Spring Sleep Routines

Sleeping toddler

Spring has sprung and with the recent change from Daylight Savings Time, sleep routines can sometimes suffer. The daylight hours are longer, the mornings are darker and getting little ones adjusted to new sleep routines can be challenging. Even as adults we sometimes feel ‘off’ for a few weeks with time changes to our daily routines.

Here are a few tips you can use to help your child adjust to the time change and get into a solid sleep routine:

  1. Slow and steady.  Just because the clock turned ahead an hour doesn’t mean your child will just go to sleep at their usual time. It’s a gradual process. Try implementing new bedtimes in 15 minute increments (this goes for ‘falling back’ an hour, too). It’s not as much of a shock to their system if they’re easing into the new routine.
  2. Lighting logistics. Keep the room as dark as possible in evening to help them adjust to going to sleep when it’s still light outside. Blackout shades or even facing their beds away from light sources like a window can help.
  3. Eliminating Electronics. Make sure – whether it’s adjusting to a new sleep routine or not – you always have your child free of electronic devices at least 30 minutes before bedtime. The glowing light of screens keep kids’ brains active and alert, preventing the natural sleep hormone (melatonin) from indicating it’s time to sleep.

Most of all, have patience. Sleep routines and young children naturally change as they develop. The more frustration they sense from you over their sleep habits, the worse the problem can get. Take care of yourself as much as possible so you’re ready to face each day and each new challenge as it comes!

 

Screen Time: Time-ins and Outs

children-playing

Collectively, we’ve all got the same challenges are parents; raising smart, confident and compassionate kids. Today, this is no easy task. Relationships, education, nutrition, religion, safety and more are all a part of our tasks in raising healthy (physically, spiritually and emotionally) kids. While all of these areas are up to each family individually, one aspect of parenting that’s perhaps the most debated is screen time. How much is too much? What are the limits? Is all screen time bad? How do I deal with something so pervasive and ingrained in our society? I use my phone constantly, what kind of example am I setting?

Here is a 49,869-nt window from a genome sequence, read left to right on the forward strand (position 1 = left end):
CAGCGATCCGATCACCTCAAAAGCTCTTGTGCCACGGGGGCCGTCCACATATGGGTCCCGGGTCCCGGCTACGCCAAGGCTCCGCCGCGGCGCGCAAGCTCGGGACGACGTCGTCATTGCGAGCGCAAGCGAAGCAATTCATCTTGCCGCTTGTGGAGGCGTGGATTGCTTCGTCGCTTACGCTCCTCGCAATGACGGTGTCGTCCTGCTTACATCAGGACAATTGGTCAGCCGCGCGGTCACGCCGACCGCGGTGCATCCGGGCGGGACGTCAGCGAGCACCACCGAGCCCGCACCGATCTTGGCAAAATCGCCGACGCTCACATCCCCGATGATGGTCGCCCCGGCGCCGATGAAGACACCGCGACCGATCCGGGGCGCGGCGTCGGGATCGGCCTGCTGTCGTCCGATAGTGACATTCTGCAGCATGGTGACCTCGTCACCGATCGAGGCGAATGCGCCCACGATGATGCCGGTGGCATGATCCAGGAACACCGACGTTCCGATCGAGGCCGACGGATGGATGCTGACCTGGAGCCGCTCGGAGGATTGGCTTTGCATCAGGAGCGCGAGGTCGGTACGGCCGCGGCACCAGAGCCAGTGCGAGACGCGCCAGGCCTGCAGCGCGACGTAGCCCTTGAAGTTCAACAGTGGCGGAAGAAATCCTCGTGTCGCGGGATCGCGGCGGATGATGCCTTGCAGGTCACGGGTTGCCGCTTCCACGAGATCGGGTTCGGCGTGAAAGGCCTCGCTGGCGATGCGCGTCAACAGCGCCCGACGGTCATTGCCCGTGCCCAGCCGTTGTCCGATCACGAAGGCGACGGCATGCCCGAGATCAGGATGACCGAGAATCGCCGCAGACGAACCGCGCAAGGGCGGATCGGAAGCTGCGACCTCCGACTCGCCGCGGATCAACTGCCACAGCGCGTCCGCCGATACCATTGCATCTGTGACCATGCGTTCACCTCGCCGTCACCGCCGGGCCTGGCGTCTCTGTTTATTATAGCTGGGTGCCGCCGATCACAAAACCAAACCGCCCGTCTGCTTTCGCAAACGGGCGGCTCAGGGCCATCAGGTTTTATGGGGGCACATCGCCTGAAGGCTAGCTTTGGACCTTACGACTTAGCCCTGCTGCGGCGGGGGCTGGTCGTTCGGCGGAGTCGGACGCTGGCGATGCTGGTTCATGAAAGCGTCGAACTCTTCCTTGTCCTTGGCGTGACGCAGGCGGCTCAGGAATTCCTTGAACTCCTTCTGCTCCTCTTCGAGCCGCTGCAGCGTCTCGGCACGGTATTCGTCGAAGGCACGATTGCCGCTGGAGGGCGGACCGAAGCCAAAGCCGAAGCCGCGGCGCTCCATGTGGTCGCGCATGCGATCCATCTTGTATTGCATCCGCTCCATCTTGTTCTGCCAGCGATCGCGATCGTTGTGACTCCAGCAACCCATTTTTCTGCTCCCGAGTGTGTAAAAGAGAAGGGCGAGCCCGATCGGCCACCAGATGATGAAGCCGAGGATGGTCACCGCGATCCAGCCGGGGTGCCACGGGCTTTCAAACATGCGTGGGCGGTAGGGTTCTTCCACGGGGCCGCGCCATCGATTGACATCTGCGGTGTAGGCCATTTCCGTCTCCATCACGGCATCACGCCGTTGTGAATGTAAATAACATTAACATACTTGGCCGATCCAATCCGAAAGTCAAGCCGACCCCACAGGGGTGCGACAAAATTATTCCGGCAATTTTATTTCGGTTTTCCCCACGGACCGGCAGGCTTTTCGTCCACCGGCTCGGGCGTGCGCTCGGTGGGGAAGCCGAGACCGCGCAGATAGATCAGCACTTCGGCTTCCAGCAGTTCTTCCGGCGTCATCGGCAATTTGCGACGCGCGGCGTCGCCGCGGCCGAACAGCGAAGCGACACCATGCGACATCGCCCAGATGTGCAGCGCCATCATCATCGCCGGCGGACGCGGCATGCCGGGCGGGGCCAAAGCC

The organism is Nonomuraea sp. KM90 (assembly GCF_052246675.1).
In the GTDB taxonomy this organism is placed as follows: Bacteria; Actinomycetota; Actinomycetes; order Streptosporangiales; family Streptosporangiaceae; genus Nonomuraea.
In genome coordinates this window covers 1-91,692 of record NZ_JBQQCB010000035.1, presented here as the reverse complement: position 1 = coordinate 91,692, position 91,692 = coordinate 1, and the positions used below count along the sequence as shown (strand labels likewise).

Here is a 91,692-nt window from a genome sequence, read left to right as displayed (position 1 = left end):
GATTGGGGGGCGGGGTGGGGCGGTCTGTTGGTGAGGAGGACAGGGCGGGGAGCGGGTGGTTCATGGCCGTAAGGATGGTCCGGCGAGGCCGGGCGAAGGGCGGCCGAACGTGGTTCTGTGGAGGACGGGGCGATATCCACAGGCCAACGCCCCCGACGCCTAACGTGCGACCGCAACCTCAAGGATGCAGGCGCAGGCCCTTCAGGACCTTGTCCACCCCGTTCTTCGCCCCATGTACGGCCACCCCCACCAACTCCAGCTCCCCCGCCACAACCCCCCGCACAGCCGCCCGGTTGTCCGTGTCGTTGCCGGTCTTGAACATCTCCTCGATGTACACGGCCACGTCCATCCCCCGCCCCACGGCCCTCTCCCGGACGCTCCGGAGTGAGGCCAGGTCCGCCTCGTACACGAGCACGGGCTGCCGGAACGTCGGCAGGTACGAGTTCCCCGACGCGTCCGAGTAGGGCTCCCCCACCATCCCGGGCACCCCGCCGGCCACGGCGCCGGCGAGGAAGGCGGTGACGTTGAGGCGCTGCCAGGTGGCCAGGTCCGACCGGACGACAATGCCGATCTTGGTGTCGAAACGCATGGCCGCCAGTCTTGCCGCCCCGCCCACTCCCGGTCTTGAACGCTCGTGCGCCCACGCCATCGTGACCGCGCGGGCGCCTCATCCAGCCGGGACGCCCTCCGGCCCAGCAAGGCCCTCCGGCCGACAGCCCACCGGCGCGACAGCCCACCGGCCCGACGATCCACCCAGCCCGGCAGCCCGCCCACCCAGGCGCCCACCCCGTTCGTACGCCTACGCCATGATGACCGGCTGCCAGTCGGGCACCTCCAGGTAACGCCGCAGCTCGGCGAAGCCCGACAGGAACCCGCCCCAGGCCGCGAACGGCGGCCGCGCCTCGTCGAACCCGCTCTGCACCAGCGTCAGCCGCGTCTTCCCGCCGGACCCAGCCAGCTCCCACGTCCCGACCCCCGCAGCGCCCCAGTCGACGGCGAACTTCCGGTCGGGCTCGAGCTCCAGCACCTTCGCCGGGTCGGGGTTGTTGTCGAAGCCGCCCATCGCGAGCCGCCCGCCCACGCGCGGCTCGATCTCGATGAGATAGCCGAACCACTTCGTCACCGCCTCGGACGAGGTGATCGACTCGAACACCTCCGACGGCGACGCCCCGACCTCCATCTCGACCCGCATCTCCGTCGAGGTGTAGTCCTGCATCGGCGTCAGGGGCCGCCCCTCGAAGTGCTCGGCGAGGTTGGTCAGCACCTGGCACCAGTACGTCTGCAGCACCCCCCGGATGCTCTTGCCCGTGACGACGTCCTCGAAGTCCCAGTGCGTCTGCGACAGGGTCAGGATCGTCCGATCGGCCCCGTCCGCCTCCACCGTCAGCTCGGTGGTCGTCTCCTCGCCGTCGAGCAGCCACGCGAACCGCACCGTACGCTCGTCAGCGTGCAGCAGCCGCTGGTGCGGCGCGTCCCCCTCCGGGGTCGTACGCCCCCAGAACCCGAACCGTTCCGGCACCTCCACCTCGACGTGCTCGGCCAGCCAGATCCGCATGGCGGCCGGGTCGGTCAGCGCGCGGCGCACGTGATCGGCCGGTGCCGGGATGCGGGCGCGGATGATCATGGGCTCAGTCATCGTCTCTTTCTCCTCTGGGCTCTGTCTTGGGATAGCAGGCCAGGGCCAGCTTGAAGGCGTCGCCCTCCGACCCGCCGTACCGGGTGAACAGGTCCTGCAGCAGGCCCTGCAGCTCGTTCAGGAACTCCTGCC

All of these are great questions and something we all probably ask ourselves every day. Let’s face it: technology isn’t going anywhere. We need to adapt and help our kids make smart choices. If your child isn’t engaging in technology yet, they will be soon enough. The more you know, the better prepared you’ll be.  Here’s a look at some guidelines and what to consider when deciding how much is too much and when it’s appropriate to allow kids screen time:

  1. Weighty issues.  One aspect of screen time to consider is the rising rate of obesity in children. Experts unanimously agree that screen time is a major contributor. Even if your child is young and not facing any issues now, it can become an issue when they’re older.What to do: Balance screen time with activity. Thirty minutes or an hour of time on the iPad should equal as much time outside playing in the snow, walking or running, or time at the playground. Indoor activities count, too. Dancing, playing hide and seek or anything that gets kids moving vigorously is all part of counteracting the sedentary screen time state.
  2. Age appropriateness. What’s appropriate for an older sibling may not be right for littles. It’s a guideline up for each parent to decide. What to do: Research each app or video and know what your child is watching. Keep them with you or in the same room to know what they’re viewing or playing. Technology is much easier for you to control when it’s in view.
  3. Make technology work for you. All devices come with restrictions. On an iPhone, you can limit screen time by automatically having the screen lock after a certain length of time. What to do: Help your child understand restrictions by creating screen chart. Use a visual aide, like and actual chart on the refrigerator, to help them see how many minutes per day is acceptable for technology versus other chores and activities. Make it fun and colorful with stickers. They can even ‘earn’ screen time with simple chores.

Remember, as with most things in parenting, it’s all about balance. Too much of one thing is never good. Teach your child that it’s perfectly fine to enjoy some time with technology but that other things are important, too. Lead by example and put your phone away when you’re with them for 20 minutes to an hour. Take a walk, read a book or ask them for help in the kitchen making a healthy snack. Most importantly, unplug and enjoy all the precious moments with them.